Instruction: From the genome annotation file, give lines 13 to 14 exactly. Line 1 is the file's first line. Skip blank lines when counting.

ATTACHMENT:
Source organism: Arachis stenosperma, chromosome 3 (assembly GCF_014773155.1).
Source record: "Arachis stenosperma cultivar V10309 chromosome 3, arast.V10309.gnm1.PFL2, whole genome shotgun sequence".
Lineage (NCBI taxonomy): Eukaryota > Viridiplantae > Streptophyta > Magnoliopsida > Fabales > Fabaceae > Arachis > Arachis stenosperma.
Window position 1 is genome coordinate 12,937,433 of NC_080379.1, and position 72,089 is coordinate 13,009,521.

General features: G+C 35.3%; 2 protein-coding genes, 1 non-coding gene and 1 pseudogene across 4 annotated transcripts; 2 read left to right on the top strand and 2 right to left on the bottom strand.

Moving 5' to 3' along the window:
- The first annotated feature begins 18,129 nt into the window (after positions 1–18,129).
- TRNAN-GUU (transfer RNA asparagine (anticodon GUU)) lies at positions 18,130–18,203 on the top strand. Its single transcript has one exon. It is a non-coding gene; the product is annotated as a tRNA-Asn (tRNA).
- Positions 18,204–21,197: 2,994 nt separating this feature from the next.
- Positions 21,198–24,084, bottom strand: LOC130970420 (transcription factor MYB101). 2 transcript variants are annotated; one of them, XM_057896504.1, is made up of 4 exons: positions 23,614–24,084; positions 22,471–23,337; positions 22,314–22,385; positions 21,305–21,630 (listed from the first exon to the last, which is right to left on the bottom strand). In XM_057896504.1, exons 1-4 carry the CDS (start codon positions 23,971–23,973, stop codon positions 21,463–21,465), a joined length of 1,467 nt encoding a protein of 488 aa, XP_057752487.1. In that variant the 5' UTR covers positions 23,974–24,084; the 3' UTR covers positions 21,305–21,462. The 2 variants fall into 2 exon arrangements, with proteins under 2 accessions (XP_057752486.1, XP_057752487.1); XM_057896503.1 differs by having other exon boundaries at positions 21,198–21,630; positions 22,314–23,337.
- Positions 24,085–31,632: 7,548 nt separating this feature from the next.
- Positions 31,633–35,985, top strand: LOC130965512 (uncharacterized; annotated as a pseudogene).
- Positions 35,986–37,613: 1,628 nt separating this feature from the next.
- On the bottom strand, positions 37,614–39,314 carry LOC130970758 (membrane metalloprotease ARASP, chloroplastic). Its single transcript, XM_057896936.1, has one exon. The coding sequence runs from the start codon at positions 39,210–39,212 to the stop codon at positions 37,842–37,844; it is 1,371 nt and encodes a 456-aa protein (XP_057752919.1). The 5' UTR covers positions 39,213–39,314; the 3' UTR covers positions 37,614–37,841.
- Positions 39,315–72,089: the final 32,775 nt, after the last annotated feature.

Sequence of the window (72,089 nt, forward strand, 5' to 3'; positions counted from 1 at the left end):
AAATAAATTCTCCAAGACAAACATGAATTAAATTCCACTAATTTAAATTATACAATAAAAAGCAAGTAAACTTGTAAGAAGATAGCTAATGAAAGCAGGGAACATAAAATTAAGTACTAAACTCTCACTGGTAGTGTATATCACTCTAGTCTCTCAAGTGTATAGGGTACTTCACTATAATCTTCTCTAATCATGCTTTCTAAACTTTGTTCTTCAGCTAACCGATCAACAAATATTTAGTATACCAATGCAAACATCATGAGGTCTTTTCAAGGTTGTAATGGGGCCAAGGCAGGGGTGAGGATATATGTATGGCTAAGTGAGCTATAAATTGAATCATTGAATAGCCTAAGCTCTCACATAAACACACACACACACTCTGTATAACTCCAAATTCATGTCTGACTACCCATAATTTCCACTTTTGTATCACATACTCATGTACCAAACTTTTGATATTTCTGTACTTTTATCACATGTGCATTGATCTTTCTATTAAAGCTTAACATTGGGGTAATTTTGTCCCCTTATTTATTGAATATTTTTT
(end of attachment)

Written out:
- Positions 35,986–37,613: 1,628 nt separating this feature from the next.
- On the bottom strand, positions 37,614–39,314 carry LOC130970758 (membrane metalloprotease ARASP, chloroplastic). Its single transcript, XM_057896936.1, has one exon. The coding sequence runs from the start codon at positions 39,210–39,212 to the stop codon at positions 37,842–37,844; it is 1,371 nt and encodes a 456-aa protein (XP_057752919.1). The 5' UTR covers positions 39,213–39,314; the 3' UTR covers positions 37,614–37,841.